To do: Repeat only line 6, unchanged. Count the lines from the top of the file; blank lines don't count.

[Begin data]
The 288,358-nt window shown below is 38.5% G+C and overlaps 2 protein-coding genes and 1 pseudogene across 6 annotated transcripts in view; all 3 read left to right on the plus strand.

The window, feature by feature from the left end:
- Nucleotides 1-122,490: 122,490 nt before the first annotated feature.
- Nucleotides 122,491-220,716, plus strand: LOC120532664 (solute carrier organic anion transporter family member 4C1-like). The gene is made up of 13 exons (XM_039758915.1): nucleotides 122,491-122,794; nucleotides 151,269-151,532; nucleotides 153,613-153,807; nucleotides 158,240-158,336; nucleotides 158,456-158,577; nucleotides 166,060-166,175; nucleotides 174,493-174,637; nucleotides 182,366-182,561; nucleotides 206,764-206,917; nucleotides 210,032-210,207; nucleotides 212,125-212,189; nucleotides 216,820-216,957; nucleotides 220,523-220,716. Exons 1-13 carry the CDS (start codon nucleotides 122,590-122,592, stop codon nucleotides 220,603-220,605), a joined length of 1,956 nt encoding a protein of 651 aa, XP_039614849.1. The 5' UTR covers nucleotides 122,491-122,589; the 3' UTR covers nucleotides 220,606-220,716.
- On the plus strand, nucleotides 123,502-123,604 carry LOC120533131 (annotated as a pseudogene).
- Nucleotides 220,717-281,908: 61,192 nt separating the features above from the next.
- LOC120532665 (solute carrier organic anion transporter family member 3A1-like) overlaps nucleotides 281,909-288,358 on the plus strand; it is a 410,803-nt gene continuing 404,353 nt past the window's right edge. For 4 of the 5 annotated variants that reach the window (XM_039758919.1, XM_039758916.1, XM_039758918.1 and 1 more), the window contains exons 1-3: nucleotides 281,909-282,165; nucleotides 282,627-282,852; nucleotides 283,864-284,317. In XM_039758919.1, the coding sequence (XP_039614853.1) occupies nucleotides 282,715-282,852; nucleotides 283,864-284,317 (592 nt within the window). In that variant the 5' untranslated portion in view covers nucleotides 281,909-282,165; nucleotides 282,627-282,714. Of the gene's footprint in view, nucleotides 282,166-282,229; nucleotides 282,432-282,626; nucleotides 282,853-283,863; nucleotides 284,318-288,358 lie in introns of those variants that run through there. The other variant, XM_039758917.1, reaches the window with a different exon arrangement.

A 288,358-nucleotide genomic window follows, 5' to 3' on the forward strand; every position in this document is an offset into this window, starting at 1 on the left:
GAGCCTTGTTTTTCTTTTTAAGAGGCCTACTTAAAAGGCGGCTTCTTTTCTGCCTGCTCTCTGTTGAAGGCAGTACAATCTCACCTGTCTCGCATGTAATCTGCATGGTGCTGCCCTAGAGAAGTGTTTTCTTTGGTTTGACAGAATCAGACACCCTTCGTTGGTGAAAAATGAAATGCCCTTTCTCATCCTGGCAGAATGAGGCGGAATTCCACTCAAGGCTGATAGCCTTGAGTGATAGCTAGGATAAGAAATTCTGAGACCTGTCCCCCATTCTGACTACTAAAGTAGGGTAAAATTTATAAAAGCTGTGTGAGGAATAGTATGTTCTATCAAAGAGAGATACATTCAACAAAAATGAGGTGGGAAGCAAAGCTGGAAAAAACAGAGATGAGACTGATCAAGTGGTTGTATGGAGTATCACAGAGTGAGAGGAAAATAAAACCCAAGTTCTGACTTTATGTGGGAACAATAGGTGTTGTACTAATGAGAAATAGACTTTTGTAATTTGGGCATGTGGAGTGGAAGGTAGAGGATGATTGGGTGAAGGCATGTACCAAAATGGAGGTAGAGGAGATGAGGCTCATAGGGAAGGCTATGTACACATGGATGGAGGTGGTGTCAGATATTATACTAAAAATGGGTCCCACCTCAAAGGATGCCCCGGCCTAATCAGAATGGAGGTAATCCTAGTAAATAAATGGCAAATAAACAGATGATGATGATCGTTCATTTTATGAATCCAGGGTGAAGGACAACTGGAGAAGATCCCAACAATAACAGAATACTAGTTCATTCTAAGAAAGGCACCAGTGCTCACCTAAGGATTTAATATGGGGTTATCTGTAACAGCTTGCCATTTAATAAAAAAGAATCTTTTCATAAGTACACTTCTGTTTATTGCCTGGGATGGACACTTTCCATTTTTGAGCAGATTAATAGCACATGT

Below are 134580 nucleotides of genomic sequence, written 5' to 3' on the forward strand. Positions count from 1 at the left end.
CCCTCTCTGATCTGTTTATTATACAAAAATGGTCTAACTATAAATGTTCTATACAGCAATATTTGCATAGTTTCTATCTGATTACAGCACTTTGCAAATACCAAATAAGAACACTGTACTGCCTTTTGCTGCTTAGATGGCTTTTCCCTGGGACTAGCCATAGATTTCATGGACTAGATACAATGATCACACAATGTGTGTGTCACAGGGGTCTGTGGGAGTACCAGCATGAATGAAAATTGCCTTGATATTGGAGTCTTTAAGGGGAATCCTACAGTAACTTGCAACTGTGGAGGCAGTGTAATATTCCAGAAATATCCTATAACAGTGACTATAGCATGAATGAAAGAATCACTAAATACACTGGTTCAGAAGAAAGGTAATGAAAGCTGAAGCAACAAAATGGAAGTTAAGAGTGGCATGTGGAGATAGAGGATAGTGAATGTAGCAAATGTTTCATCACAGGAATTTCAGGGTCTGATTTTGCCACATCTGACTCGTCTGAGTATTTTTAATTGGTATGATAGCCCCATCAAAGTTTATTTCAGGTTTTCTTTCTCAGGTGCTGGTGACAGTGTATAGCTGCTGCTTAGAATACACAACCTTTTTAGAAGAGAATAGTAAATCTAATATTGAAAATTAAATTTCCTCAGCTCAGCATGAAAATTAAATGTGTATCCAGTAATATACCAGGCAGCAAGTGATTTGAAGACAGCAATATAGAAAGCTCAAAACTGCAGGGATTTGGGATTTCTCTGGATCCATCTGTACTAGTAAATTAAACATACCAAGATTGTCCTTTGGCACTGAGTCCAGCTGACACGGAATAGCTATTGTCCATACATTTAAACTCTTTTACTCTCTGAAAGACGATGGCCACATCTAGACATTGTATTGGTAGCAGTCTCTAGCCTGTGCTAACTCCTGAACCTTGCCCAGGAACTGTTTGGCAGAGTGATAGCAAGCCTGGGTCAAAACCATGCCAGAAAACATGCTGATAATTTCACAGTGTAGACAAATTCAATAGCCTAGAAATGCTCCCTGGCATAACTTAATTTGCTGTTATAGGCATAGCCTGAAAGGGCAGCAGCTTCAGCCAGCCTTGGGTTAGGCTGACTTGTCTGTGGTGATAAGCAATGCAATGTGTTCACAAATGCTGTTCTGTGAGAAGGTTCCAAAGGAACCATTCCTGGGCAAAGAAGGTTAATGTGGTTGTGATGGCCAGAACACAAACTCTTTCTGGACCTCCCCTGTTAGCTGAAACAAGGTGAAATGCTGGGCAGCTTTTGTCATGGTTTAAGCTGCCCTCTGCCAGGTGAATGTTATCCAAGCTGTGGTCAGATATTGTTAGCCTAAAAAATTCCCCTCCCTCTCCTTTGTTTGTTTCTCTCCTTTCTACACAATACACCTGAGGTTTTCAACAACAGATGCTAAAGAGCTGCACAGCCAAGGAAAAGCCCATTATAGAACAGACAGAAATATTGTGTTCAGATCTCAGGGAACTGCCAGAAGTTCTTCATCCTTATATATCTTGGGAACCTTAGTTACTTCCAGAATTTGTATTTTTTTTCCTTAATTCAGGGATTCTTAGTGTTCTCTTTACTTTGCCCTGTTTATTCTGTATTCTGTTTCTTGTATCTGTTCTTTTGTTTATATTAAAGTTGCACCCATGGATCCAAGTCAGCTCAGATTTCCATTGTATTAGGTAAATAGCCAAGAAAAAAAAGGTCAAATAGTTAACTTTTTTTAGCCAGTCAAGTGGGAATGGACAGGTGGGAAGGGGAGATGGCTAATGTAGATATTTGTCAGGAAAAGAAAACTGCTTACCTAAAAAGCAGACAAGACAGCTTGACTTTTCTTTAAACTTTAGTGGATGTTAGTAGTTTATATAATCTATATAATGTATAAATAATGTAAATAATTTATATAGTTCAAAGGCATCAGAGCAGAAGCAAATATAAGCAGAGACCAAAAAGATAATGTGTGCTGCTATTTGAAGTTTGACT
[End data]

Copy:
- Nucleotides 220,717-281,908: 61,192 nt separating the features above from the next.